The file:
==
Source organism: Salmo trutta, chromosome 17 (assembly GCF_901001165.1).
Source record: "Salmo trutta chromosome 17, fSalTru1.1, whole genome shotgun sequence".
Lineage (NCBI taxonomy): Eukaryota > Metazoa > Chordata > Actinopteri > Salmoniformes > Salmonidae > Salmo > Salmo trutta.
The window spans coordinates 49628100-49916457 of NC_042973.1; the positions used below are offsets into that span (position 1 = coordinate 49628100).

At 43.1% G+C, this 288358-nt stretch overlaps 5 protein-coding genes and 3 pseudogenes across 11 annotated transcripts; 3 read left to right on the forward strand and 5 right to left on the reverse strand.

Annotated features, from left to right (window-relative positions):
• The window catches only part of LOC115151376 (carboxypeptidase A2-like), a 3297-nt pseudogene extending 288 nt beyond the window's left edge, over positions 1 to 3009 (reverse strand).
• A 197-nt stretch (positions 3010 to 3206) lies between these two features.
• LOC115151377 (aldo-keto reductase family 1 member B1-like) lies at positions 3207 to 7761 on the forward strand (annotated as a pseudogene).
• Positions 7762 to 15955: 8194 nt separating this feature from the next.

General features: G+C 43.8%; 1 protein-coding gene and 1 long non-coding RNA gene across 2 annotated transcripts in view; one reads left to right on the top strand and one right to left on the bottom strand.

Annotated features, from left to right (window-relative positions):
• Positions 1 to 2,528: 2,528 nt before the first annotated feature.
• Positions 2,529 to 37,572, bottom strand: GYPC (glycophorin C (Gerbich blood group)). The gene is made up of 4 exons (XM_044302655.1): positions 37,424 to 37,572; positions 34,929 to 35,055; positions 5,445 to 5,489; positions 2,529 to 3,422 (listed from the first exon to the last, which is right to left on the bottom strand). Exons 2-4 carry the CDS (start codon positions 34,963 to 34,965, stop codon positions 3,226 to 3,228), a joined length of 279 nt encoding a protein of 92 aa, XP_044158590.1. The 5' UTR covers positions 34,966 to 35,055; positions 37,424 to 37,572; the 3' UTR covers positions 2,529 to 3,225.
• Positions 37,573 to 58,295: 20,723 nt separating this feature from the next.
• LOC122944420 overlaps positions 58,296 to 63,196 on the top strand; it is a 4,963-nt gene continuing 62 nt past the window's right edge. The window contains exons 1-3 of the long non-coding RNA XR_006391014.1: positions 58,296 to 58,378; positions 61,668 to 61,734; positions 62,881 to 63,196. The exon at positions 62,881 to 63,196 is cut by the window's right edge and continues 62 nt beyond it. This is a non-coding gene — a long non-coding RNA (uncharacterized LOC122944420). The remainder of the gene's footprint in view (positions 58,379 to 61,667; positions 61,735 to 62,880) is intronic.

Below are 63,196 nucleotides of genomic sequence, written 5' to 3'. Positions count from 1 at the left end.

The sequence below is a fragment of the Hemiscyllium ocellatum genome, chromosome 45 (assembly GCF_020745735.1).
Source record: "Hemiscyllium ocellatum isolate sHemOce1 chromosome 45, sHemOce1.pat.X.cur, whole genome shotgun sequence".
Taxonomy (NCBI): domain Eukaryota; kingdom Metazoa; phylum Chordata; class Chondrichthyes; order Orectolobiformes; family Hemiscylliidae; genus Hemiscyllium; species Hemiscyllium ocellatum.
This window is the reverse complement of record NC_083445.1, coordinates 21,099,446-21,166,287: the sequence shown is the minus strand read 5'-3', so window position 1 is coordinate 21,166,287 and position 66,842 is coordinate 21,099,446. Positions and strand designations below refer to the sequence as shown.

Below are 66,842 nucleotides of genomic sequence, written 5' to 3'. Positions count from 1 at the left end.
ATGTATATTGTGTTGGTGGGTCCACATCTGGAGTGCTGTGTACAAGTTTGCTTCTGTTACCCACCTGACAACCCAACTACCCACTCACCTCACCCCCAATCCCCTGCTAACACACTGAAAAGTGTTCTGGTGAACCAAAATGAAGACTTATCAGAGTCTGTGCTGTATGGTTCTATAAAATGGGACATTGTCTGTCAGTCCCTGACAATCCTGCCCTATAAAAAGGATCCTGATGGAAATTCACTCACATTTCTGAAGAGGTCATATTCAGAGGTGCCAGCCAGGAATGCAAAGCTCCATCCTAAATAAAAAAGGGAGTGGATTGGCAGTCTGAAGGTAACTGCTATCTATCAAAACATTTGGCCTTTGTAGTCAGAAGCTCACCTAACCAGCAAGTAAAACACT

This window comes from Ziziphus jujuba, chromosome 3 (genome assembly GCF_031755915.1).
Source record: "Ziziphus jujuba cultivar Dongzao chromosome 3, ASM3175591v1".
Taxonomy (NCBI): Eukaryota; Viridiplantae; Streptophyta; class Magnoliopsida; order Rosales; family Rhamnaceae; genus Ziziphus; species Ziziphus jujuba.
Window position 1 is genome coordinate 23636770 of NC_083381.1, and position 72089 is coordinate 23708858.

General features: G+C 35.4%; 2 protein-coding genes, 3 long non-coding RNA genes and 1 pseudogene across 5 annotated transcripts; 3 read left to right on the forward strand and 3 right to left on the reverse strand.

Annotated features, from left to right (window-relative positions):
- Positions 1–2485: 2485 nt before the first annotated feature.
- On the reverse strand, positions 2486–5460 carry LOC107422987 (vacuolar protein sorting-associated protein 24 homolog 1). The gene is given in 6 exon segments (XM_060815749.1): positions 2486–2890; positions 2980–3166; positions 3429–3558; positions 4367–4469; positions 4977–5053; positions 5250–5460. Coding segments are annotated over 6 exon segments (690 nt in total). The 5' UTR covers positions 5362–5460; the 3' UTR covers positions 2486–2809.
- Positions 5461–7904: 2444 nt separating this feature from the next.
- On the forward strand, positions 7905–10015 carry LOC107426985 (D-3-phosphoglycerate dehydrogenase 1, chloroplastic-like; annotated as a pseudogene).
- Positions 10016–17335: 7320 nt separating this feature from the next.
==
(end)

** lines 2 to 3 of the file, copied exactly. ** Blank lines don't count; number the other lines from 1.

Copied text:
Source record: "Salmo trutta chromosome 17, fSalTru1.1, whole genome shotgun sequence".
Lineage (NCBI taxonomy): Eukaryota > Metazoa > Chordata > Actinopteri > Salmoniformes > Salmonidae > Salmo > Salmo trutta.